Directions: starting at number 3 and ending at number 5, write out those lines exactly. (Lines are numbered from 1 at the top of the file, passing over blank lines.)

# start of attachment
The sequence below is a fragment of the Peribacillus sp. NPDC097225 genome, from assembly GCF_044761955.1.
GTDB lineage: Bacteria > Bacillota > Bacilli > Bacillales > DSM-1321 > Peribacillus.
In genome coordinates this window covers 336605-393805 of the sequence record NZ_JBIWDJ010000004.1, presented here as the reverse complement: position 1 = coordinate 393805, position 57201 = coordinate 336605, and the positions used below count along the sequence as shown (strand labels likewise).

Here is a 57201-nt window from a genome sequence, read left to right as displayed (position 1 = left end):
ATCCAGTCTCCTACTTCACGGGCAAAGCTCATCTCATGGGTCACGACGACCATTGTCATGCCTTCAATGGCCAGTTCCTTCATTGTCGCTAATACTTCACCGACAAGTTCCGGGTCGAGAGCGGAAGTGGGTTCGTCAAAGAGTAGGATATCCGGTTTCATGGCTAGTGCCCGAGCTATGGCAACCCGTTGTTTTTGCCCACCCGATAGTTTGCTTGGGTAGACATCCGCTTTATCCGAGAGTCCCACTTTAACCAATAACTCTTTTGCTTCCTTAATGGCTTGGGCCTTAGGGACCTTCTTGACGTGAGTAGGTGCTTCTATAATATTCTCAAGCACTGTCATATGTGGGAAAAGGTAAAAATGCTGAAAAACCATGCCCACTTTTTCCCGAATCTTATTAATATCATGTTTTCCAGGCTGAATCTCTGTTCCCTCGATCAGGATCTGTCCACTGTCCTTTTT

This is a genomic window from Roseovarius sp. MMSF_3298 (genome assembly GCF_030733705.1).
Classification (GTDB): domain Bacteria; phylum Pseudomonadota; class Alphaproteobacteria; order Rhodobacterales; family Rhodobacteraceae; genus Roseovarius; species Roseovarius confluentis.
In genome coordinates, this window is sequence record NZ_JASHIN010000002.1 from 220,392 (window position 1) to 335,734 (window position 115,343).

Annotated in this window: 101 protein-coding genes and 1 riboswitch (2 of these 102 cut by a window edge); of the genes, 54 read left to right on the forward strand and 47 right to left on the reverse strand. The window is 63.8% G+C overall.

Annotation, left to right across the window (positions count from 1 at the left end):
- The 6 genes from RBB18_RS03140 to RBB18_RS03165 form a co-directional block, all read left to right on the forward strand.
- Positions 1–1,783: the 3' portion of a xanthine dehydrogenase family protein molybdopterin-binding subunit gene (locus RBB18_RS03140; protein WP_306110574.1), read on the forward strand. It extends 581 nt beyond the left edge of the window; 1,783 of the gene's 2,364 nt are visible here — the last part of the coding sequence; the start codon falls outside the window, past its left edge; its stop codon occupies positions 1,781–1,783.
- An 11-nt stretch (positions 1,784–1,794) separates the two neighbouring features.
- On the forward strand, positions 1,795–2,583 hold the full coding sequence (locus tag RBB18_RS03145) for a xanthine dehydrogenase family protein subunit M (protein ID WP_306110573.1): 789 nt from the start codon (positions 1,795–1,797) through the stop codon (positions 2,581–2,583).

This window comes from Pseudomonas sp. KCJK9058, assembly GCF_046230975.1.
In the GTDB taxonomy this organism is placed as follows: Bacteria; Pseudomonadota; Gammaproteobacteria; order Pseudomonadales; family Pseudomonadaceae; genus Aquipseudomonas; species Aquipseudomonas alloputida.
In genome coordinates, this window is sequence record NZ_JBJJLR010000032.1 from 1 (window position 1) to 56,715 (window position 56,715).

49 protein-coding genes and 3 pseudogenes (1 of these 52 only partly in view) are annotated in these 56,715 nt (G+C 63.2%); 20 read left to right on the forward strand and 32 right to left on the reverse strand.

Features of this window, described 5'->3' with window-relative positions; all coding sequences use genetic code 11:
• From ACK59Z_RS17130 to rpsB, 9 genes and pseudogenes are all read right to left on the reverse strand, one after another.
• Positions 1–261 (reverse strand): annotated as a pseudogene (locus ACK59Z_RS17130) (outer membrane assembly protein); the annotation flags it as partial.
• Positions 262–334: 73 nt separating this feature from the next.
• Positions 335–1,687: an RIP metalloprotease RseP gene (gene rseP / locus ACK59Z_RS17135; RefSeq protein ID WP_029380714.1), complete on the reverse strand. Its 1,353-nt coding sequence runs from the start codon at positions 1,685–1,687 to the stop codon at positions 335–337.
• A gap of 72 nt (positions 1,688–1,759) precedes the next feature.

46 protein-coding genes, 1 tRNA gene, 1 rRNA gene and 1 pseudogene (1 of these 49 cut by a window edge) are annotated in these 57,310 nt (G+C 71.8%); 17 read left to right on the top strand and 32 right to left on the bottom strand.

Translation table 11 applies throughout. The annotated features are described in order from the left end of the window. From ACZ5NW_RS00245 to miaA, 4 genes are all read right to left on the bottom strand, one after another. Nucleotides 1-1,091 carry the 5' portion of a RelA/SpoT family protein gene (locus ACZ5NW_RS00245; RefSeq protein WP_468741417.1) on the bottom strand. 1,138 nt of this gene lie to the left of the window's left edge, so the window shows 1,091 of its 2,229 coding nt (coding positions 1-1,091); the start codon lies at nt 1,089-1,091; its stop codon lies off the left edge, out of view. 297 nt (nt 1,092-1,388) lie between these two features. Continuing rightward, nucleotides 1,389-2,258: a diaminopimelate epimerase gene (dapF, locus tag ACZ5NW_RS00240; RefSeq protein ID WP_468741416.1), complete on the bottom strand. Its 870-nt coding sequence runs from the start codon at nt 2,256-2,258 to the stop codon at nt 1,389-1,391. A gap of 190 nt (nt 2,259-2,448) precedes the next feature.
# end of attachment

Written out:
In genome coordinates this window covers 336605-393805 of the sequence record NZ_JBIWDJ010000004.1, presented here as the reverse complement: position 1 = coordinate 393805, position 57201 = coordinate 336605, and the positions used below count along the sequence as shown (strand labels likewise).

Here is a 57201-nt window from a genome sequence, read left to right as displayed (position 1 = left end):
ATCCAGTCTCCTACTTCACGGGCAAAGCTCATCTCATGGGTCACGACGACCATTGTCATGCCTTCAATGGCCAGTTCCTTCATTGTCGCTAATACTTCACCGACAAGTTCCGGGTCGAGAGCGGAAGTGGGTTCGTCAAAGAGTAGGATATCCGGTTTCATGGCTAGTGCCCGAGCTATGGCAACCCGTTGTTTTTGCCCACCCGATAGTTTGCTTGGGTAGACATCCGCTTTATCCGAGAGTCCCACTTTAACCAATAACTCTTTTGCTTCCTTAATGGCTTGGGCCTTAGGGACCTTCTTGACGTGAGTAGGTGCTTCTATAATATTCTCAAGCACTGTCATATGTGGGAAAAGGTAAAAATGCTGAAAAACCATGCCCACTTTTTCCCGAATCTTATTAATATCATGTTTTCCAGGCTGAATCTCTGTTCCCTCGATCAGGATCTGTCCACTGTCCTTTTT